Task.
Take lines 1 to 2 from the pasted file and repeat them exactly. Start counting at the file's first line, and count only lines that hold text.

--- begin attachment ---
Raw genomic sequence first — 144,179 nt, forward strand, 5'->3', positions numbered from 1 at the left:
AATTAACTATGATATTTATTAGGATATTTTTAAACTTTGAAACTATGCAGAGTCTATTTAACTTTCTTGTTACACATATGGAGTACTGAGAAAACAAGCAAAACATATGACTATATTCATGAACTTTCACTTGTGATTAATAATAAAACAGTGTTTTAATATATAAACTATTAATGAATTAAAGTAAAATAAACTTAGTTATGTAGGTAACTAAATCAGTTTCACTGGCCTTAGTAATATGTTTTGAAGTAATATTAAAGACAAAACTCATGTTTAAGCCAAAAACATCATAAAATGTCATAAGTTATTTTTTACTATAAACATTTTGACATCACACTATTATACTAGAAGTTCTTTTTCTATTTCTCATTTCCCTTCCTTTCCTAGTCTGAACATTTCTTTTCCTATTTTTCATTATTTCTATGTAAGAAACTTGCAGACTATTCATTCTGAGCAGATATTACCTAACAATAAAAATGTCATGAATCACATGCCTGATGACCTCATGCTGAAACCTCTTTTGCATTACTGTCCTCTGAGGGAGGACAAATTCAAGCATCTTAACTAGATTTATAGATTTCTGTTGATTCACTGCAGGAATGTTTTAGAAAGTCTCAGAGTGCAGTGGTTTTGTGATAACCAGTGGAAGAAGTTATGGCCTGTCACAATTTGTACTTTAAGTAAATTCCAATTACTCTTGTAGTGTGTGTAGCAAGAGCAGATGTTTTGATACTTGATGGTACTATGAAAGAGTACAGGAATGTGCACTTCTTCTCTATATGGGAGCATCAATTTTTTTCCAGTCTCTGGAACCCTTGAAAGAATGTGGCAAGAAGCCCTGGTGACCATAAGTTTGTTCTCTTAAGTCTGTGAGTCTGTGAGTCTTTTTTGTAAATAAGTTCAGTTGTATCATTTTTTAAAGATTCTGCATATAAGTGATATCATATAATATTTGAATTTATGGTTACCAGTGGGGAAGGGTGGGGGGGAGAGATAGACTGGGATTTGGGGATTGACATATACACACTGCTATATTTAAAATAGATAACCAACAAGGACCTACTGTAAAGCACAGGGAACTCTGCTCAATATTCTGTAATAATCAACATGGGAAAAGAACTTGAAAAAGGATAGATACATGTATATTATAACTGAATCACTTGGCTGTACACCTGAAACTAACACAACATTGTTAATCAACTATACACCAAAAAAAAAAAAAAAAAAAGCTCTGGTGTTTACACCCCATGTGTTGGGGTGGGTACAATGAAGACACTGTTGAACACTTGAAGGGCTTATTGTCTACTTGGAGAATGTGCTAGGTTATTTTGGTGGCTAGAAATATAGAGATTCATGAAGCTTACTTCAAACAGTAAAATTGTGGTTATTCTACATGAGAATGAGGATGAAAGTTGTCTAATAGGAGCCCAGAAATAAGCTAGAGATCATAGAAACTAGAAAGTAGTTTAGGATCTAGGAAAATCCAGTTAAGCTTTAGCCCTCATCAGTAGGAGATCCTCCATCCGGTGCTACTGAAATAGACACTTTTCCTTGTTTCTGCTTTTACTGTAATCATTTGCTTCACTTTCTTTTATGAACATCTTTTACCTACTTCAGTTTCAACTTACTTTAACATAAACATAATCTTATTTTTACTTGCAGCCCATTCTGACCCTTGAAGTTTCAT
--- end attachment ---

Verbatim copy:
Raw genomic sequence first — 144,179 nt, forward strand, 5'->3', positions numbered from 1 at the left:
AATTAACTATGATATTTATTAGGATATTTTTAAACTTTGAAACTATGCAGAGTCTATTTAACTTTCTTGTTACACATATGGAGTACTGAGAAAACAAGCAAAACATATGACTATATTCATGAACTTTCACTTGTGATTAATAATAAAACAGTGTTTTAATATATAAACTATTAATGAATTAAAGTAAAATAAACTTAGTTATGTAGGTAACTAAATCAGTTTCACTGGCCTTAGTAATATGTTTTGAAGTAATATTAAAGACAAAACTCATGTTTAAGCCAAAAACATCATAAAATGTCATAAGTTATTTTTTACTATAAACATTTTGACATCACACTATTATACTAGAAGTTCTTTTTCTATTTCTCATTTCCCTTCCTTTCCTAGTCTGAACATTTCTTTTCCTATTTTTCATTATTTCTATGTAAGAAACTTGCAGACTATTCATTCTGAGCAGATATTACCTAACAATAAAAATGTCATGAATCACATGCCTGATGACCTCATGCTGAAACCTCTTTTGCATTACTGTCCTCTGAGGGAGGACAAATTCAAGCATCTTAACTAGATTTATAGATTTCTGTTGATTCACTGCAGGAATGTTTTAGAAAGTCTCAGAGTGCAGTGGTTTTGTGATAACCAGTGGAAGAAGTTATGGCCTGTCACAATTTGTACTTTAAGTAAATTCCAATTACTCTTGTAGTGTGTGTAGCAAGAGCAGATGTTTTGATACTTGATGGTACTATGAAAGAGTACAGGAATGTGCACTTCTTCTCTATATGGGAGCATCAATTTTTTTCCAGTCTCTGGAACCCTTGAAAGAATGTGGCAAGAAGCCCTGGTGACCATAAGTTTGTTCTCTTAAGTCTGTGAGTCTGTGAGTCTTTTTTGTAAATAAGTTCAGTTGTATCATTTTTTAAAGATTCTGCATATAAGTGATATCATATAATATTTGAATTTATGGTTACCAGTGGGGAAGGGTGGGGGGGAGAGATAGACTGGGATTTGGGGATTGACATATACACACTGCTATATTTAAAATAGATAACCAACAAGGACCTACTGTAAAGCACAGGGAACTCTGCTCAATATTCTGTAATAATCAACATGGGAAAAGAACTTGAAAAAGGATAGATACATGTATATTATAACTGAATCACTTGGCTGTACACCTGAAACTAACACAACATTGTTAATCAACTATACACCAAAAAAAAAAAAAAAAAAAGCTCTGGTGTTTACACCCCATGTGTTGGGGTGGGTACAATGAAGACACTGTTGAACACTTGAAGGGCTTATTGTCTACTTGGAGAATGTGCTAGGTTATTTTGGTGGCTAGAAATATAGAGATTCATGAAGCTTACTTCAAACAGTAAAATTGTGGTTATTCTACATGAGAATGAGGATGAAAGTTGTCTAATAGGAGCCCAGAAATAAGCTAGAGATCATAGAAACTAGAAAGTAGTTTAGGATCTAGGAAAATCCAGTTAAGCTTTAGCCCTCATCAGTAGGAGATCCTCCATCCGGTGCTACTGAAATAGACACTTTTCCTTGTTTCTGCTTTTACTGTAATCATTTGCTTCACTTTCTTTTATGAACATCTTTTACCTACTTCAGTTTCAACTTACTTTAACATAAACATAATCTTATTTTTACTTGCAGCCCATTCTGACCCTTGAAGTTTCAT